New no-kill policies are saving hundreds of stray pets.
Thursday, December 16, 1999
It''s been four months now since the winds of compassion swept change through Monterey County''s animal shelters.
July 1 ushered in the Hayden Bill, which extended an animal''s stay in a shelter from three days to six before facing death, and established a state policy declaring that no "adoptable" pets should be killed. The first of July also kicked off the local Society for the Prevention of Cruelty to Animals'' own "no-kill" policy, under which only sick, injured, or behaviorally unsound animals sheltered by the SPCA can be euthanized.
"The definition of euthanasia is ''good death to end pain and suffering''," says Dr. Priscilla Stockner, executive director of the Monterey County SPCA. "Anything else is killing."
For all the philosophizing, are the county''s stray pets better off? The numbers indicate that, if you measure animals'' well-being in terms of avoiding death by lethal injection, pets are indeed benefiting.
Overall euthanasia rates for Monterey County are down. For the quarter ending Sept. 30 of last year, the SPCA euthanized 69 percent of the 3,807 animals it took in. Compare that to this year--Monterey County, Salinas, and the SPCA euthanized 56 percent of the 3,696 animals they took in--and it''s evident that fewer pets are being killed in local shelters. Moreover, adoptions are up from 17 percent in third quarter 1998 to 24 percent this year.
The SPCA''s no-kill policy explains part of the improvement. For the third quarter this year, the SPCA''s euthanasia rate decreased dramatically, to 26 percent. This October, the SPCA euthanized only 9 percent of the pets it took in.
However, in order to reach its no-kill goal, the SPCA dumped its city and county clients as of July 1, opting only to take in owner-surrendered animals and essentially leaving the unwanted strays for the county and local cities to deal with. While the SPCA enjoyed the luxury of not accepting strays, critics say it has effectively pushed off the dirty work onto other agencies.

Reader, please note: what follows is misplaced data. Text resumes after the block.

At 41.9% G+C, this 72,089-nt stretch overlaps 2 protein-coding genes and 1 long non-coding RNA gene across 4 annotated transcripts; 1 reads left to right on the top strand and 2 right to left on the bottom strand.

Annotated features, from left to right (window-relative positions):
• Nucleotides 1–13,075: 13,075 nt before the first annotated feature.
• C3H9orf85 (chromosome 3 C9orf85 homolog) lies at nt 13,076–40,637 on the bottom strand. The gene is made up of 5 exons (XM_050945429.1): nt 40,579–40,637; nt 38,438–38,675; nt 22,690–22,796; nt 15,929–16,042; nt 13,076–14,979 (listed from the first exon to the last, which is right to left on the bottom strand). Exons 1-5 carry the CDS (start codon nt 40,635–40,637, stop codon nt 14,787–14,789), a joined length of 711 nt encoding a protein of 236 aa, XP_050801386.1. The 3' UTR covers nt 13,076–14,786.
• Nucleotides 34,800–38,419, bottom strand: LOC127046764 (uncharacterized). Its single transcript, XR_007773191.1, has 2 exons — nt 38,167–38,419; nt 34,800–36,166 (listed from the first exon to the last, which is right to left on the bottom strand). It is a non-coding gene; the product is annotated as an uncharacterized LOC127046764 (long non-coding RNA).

Indeed, for third quarter, Salinas euthanized 490 of the 888 animals it took in, whereas as the county put down 1,259 of the 1,860 animals they received, mostly because they simply didn''t have room.
"We just don''t have adequate space," says Kathy Prew, interim program manager for the Monterey County Animal Control. "If we did, our euthanasia rates wouldn''t be what they are."
Monterey County opened its own shelter in July, renovating a former Army dog kennel on Marina''s portion of the former Fort Ord, where all stray animals picked up in the county are taken, except for the cities of Salinas and Marina, which have their own shelters. Salinas reopened its antiquated Work Street shelter. Marina has maintained its own shelter for a number of years.
While adoptable animals are still killed at other shelters, Stockner points out that, with more shelter space countywide, there are more places for animals to go, biding time for animals on death row. The county''s facility adds 115 more pet cages, and the new Salinas shelter on Hitchcock Road, expected to open the first of the year, has about 180 runs and cages. Proposed satellite shelters in North and South County will also add more space.
"Last year about 2,500 adoptable animals were euthanized because we didn''t have room," says Stockner. "If we have more spaces to hold animals, those 2,500 have the chance of being adopted."
The SPCA''s decision to go no-kill dovetails with a growing movement spreading throughout California and the rest of the nation to end the killing of healthy stray pets. Regionally, the no-kill movement was given a boost--both financially and politically--when Silicon Valley entrepreneur and PeopleSoft founder Dave Duffield set up the $200 million Maddie''s Fund, with the goal of taking the nation no-kill.
No-kill is an ambitious goal, and some say unrealistic. As one source puts it, "There''s no such thing as no-kill, it''s just somebody-else kill." Others have criticized the motives behind it, suggesting that no-kill is a sexy position to take for fundraising purposes, but not necessarily what''s best for animals or taxpayers.
The Monterey County SPCA also has received criticism for failing to go no-kill on July 1 as was promised. In July, 227 animals were euthanized at the SPCA''s shelter on Highway 68. However, Stockner explains that no-kill doesn''t happen overnight. That, coupled with an outbreak of kennel cough, she says, delayed implementing the policy.
"July 1 wasn''t any magical kind of day," says Stockner. "The shelter was filled to capacity. We woke up July 1 having to do what we had done everyday--deciding which 30 animals had to be euthanized.
"People expected us to be no-kill on July 2. We just couldn''t. I think they were disappointed."
The no-kill strategy goes beyond the shelter. No-kill, explains Stockner, is a phased program, in which, eventually, not even ill, injured, and behaviorally unhealthy animals who are treatable will be killed.
The key to making it successful, she says, is a community-outreach program to educate current and prospective pet owners. The SPCA also plans educate pet-unfriendly landlords, and even bosses, on the benefits of having pets around.
"We''re looking to the whole community," says Stockner. "Everybody has a role to play in this."